A ball made of ticks.
A replica of the infamous Tickking of Bedfordshire, which terrorized the area during the summer of 1322.


Like a rat king but made of ticks!
By , | | Updated

Tickkings are balls of ticks (Ixodida sp.) ranging in size from a few centimeters to 1.5 meters in diameter. Tickkings are formed when a scarcity of food forces ticks to parasitize other ticks. Eventually, due to the ticks each sucking the blood of another tick, the mass will form a sphere. Because the blood is largely cycling through the tickking, tickkings need to ingest very little food to stay alive. Additionally, due to the round nature of tickkings, they are able to actively pursue prey by rolling. With a top speed of 65 kph on flat ground, tickkings are formidable predators. They will chase after any landbound organism with blood, rolling after it until the prey is overcome. Upon reaching something with blood, a tickking will temporarily break apart in order to suck it dry. Tickkings are unable to climb steep surfaces or swim without breaking apart.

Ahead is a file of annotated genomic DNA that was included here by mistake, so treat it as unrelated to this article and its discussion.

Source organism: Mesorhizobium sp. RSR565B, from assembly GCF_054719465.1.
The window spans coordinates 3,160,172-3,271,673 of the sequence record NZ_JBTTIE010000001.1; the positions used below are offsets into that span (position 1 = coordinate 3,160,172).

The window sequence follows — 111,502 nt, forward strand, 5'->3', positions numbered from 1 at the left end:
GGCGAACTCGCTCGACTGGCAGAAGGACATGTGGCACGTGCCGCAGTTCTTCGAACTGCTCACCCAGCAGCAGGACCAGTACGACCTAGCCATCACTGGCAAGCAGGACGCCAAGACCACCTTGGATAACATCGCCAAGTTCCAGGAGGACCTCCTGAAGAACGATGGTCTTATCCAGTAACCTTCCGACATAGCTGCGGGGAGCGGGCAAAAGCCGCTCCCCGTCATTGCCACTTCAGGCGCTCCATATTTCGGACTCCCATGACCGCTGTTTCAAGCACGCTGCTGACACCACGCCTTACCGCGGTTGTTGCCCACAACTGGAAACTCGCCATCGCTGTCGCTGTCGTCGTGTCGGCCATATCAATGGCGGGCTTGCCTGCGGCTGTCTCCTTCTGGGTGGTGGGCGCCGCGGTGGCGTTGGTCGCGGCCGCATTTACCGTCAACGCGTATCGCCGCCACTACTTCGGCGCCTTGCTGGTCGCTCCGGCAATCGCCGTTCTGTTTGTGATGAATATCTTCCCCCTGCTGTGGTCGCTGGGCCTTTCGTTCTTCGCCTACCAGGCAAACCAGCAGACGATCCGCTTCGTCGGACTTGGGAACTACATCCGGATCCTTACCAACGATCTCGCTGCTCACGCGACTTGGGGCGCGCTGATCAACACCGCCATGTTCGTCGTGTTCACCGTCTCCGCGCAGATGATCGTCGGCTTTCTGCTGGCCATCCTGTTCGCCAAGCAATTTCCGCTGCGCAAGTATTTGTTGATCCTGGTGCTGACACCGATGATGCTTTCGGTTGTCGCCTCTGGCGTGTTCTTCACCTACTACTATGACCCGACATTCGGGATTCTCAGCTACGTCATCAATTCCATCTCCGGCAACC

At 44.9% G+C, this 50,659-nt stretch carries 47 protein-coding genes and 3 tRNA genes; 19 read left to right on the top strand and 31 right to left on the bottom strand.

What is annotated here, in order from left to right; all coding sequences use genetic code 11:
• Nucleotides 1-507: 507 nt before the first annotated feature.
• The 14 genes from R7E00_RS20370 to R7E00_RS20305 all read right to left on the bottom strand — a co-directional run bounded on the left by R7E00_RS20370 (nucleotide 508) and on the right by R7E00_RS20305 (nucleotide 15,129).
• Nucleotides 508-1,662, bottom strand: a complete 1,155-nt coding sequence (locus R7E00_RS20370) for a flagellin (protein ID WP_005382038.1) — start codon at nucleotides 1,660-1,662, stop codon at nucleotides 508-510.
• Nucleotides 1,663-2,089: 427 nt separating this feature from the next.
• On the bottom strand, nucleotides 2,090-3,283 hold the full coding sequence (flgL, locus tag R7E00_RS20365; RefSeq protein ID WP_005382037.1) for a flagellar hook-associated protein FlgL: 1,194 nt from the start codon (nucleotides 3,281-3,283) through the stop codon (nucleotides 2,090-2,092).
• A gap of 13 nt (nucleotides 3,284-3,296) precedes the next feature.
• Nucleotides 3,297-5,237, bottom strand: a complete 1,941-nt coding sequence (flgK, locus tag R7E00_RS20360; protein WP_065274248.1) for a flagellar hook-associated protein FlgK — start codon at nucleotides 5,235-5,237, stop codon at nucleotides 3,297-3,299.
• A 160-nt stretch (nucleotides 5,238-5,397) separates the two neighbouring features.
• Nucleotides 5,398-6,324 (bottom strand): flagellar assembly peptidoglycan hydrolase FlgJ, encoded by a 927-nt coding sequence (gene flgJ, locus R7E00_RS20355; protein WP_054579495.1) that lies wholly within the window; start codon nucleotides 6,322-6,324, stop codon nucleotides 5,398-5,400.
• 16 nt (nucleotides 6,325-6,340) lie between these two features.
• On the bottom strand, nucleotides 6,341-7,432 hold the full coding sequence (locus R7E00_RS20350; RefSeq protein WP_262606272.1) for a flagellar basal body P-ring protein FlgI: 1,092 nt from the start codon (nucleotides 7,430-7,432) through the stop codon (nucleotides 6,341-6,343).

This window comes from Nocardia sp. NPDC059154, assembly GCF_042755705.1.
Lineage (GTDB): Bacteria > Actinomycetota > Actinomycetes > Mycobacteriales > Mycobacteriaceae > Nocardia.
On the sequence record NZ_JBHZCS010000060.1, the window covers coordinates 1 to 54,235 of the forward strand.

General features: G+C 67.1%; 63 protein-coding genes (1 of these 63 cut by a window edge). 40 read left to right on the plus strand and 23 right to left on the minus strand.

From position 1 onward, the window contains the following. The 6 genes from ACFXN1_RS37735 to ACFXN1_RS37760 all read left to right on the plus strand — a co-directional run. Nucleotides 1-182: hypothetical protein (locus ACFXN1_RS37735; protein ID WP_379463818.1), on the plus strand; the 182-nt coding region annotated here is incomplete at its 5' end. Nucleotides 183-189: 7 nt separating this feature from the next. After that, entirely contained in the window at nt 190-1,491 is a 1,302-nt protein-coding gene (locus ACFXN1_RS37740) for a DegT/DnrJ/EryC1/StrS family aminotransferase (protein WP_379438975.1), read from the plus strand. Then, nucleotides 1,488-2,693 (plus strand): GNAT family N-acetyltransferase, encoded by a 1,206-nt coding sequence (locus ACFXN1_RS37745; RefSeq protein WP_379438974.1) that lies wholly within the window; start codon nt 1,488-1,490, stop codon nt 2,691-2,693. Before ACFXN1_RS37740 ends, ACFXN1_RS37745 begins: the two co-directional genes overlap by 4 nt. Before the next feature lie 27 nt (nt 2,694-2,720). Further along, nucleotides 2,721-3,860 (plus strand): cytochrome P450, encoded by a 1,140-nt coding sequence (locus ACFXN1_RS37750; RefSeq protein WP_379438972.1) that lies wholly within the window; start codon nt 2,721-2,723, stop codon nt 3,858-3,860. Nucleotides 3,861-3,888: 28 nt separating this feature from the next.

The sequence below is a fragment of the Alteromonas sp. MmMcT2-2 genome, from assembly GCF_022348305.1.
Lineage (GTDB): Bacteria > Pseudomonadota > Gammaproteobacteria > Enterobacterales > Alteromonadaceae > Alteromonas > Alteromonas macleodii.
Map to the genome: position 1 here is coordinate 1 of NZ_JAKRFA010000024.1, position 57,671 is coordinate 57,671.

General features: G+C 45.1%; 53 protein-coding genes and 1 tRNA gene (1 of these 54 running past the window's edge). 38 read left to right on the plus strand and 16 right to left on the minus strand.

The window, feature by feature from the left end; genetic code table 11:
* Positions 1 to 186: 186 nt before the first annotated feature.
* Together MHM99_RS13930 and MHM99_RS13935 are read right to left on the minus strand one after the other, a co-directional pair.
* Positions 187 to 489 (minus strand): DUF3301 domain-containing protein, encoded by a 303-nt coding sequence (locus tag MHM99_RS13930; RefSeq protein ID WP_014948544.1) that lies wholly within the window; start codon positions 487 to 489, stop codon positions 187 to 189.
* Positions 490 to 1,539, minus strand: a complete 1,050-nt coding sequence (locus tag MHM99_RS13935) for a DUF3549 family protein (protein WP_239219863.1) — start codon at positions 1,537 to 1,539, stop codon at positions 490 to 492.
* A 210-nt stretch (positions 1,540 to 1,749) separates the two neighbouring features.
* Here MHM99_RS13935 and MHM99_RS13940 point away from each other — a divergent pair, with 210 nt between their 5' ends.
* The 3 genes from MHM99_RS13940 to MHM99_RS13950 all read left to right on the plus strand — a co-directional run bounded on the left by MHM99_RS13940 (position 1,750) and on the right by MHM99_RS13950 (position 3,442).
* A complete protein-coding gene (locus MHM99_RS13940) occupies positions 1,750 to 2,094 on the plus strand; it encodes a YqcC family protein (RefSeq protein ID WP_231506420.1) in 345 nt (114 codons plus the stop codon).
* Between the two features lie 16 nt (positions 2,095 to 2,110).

Because of the loud, regular ticking that tickkings make, they were used in clocks until the mid-17th century when pendulum clocks were invented. Tickking clocks also fell out of fashion due to the ease at which someone could be assassinated by sabotaging their clock, allowing the tickking to escape.

Tags: Arachnids

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